Block forced a punt and went 52 yards, converting a fourth-and-two at the Block 38-yard line. Plummer scored from 24 yards out to give the Bears the early lead. Perron-Krause ran in the conversion for a 8-0 score.
Ferriday scored on its next possession as Williams hit a streaking Davis down the right sideline for a 45-yard pass play that set up a 5-yard TD run by Dontrell Domino.
"I told Coach (C.J.) Cothern during the week we had to get Ronald (Davis) more involved in the offense," Cummings said.
The conversion failed after a penalty.
Ferriday went up 14-8 in the third quarter as Williams hit tight end Shannon Morales on a 17-yard scoring pass. Domino ran in the conversion for a 14-8 Block lead with 2:30 remaining in the third quarter.
Perrron-Krause returned the ensuing kickoff 19 yards to the Ferriday 49. Perrin-Krause finished off the drive with a 20-yard run with 42 seconds remaining in the quarter. The conversion failed, leaving the score at 14-14.
"We had pretty much kept Raymond in check because we focused on stopping him," Cummings said. "Taylor was a pit bull on another level. He's the type of athlete you love to coach. he gives you everything he has and leaves it all out on the field."
Perron-Krause went on to play football at Louisiana Tech and graduated, majoring in education.
"I called Taylor 'Money' because he's the one player who was self-motivated and always worked to better his game," Vault said. "I've been trying to get him back to Block to help coach."
Ferriday moved down to the Block 1-yard line early in the final period, but Domino was stopped by Plummer at the one.
Block moved the ball out to the 44-yard line, but a fumble was recovered by Jay Sommersville.
Neither team threatened from there and the game was tied 14-14 at the end of regulation.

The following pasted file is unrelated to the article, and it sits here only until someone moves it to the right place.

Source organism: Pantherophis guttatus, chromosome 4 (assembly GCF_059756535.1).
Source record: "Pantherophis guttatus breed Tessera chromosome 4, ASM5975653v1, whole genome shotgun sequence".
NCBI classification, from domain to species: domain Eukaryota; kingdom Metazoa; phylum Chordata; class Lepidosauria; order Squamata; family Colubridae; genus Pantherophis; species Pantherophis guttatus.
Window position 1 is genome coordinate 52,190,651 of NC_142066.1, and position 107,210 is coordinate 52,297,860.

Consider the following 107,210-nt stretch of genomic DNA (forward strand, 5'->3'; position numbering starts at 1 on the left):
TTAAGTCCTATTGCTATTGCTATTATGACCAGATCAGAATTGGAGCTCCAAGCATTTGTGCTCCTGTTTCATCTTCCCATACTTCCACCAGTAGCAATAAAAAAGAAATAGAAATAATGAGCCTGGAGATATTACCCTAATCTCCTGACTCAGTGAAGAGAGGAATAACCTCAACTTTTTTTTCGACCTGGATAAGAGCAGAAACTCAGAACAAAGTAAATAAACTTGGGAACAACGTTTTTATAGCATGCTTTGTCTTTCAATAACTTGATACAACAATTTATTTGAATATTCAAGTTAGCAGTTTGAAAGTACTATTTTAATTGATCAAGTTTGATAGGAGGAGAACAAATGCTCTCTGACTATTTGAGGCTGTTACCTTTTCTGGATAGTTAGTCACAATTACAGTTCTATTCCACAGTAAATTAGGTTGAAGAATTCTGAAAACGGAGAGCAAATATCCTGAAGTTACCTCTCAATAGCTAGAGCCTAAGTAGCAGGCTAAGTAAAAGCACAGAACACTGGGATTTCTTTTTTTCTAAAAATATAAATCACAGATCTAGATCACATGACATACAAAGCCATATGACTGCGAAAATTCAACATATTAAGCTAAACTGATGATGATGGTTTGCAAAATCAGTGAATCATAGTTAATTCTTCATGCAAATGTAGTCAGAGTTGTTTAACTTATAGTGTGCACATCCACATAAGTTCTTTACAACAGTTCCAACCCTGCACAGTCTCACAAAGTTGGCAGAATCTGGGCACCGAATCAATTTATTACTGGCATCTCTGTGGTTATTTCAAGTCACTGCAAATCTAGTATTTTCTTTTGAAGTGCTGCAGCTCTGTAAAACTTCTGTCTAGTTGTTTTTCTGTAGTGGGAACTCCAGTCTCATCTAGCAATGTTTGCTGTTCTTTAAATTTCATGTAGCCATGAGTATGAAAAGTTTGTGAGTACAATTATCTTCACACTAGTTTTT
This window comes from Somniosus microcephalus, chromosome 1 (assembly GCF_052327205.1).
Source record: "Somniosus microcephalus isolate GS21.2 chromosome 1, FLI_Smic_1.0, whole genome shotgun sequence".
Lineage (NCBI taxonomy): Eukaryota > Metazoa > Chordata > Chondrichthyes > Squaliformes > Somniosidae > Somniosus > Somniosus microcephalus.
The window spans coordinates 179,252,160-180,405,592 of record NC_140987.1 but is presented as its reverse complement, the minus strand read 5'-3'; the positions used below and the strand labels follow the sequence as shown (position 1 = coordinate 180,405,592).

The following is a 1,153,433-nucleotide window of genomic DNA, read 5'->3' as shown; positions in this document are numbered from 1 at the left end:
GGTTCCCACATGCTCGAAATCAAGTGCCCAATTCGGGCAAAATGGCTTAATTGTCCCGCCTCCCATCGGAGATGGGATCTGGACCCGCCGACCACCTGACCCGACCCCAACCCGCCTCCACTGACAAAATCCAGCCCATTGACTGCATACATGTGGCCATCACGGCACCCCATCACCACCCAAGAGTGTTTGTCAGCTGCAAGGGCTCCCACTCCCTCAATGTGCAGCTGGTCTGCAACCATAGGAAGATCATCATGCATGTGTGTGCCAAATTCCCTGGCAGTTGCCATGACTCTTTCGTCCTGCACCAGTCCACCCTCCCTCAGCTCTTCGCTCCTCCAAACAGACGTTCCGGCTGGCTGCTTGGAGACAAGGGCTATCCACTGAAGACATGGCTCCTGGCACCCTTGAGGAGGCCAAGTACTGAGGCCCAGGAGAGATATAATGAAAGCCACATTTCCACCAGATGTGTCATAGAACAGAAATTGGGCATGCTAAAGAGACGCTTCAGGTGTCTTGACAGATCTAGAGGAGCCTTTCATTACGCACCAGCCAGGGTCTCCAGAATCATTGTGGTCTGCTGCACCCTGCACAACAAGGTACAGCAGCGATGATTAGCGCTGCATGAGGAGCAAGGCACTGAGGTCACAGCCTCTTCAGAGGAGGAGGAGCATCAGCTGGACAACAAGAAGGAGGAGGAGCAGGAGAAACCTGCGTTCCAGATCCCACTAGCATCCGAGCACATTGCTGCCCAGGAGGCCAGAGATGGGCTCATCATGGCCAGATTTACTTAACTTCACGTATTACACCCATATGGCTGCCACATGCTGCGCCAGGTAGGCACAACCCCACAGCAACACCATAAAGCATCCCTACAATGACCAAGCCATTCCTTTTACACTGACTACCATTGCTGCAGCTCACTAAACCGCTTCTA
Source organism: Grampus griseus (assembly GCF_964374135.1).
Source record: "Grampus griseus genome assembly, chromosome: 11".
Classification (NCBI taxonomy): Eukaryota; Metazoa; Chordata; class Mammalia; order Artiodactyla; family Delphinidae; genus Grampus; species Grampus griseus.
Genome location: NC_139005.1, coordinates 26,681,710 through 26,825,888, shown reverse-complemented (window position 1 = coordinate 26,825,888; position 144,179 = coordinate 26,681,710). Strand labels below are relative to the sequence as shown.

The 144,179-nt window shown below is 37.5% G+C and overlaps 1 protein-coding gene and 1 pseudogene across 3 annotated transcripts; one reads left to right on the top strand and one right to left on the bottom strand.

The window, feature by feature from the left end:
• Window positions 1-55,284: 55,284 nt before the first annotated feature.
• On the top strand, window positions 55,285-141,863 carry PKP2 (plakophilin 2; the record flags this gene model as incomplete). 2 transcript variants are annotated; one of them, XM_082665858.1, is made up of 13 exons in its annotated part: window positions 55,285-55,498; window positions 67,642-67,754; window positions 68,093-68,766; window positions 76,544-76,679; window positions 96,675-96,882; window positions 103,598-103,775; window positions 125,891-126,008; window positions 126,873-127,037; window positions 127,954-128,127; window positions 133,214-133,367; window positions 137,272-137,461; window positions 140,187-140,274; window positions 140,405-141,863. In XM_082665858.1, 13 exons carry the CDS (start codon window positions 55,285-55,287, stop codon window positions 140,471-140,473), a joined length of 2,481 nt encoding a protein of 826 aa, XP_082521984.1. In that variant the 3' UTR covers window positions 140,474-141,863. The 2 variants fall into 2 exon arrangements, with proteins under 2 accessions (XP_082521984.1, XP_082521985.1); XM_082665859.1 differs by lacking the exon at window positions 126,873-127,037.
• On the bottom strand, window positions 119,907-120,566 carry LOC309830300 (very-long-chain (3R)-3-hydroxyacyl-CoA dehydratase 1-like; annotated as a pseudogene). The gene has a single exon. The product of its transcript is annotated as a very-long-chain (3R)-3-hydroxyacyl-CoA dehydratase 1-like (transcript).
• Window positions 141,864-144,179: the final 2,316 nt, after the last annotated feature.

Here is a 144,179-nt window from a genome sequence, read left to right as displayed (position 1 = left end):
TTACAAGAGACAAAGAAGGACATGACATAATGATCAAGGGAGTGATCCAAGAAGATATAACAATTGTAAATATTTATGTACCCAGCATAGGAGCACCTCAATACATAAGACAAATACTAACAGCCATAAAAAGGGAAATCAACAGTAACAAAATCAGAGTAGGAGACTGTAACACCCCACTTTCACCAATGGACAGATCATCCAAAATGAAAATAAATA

"I was just thinking we have to win," Cummings said. "Block's defense was stout and they were keying inside on the run. We spread them out and isolated some one-on-one match-ups, putting kids in the right position."
Officials apparently weren't prepared for overtime on Saturday, because they had to borrow Ferriday assistant coach James Jones' quarter to flip for overtime. Play was resumed Saturday, so there was no opening kickoff.
Officials put the ball on the 20-yard line for the first overtime and the 10-yard line for the second overtime.
Henderson said later that officials did make a mistake by setting the ball on the 20-yard line for the first overtime, but realized in the second overtime it needed to be on the 10.
"Fortunately it did not affect anything because both teams scored in the first overtime," Henderson said.
Ferriday had the ball first from the 20-yard line, and on fourth down, Domino scored from one yard out.
The conversion failed.
Krause-Perron had a nine-yard run to the 1-yard line where Plummer ran it in on fourth down to tie the game.
Jefferson tackled Plummer on the conversion run short of the end zone.
In the second overtime, the ball was placed at the 10-yard line and Krause-Perron scored on first down. The conversion failed.
Ferriday had a five-yard penalty on first down.
"My hand was shaking," Cummings said. "I was thinking, 'Aw, man, here we go.'"
Williams passed to the back of the end zone to Morales on first down. Block defenders tipped the ball up and Morales came down with the catch to tie the game at 5:29.
"I told Coach to throw me the ball and I worked hard for it," Morales said.
"It was a regular pass play," Cummings said. "The quarterback made a good read on it. Shannon stayed focused."
Williams then rocketed a pass to Davis just inside the end zone for the win.
"That was the same play the Seattle Seahawks ran against the Patriots that was intercepted," Cummings said. "But 'Weedy' (Davis) came under it and grabbed it in."
"As soon as 'Weedy' got inside I squeezed it in that little window," Williams said. "I was happy when he caught it. That was an in-the-moment thing."
Williams, who is now a cornerback at Alabama after making All-JUCO at Hutchinson (Ks.) Community College, missed all but a first-round playoff loss to Oak Grove his freshman year because of a broken collarbone.
"Ronald was going to be my starting quarterback as a freshman," Cummings said. "But he was even better on defense. Anytime you can have a kid coming off the roof (from safety) and making tackles in the A-gap (between center and guard) you have something special. I saw the potential in Ronald back then."
"It was a great game," Vault said. "There were a lot of big plays. I was disappointed in my offensive line because we had told them exactly what to expect."
"We still made a lot of mistakes," Cummings said. "The ball bounced our way a few times. We missed a lot of opportunities in regulation. We let them hang around. But I give credit to Coach Vault and his staff."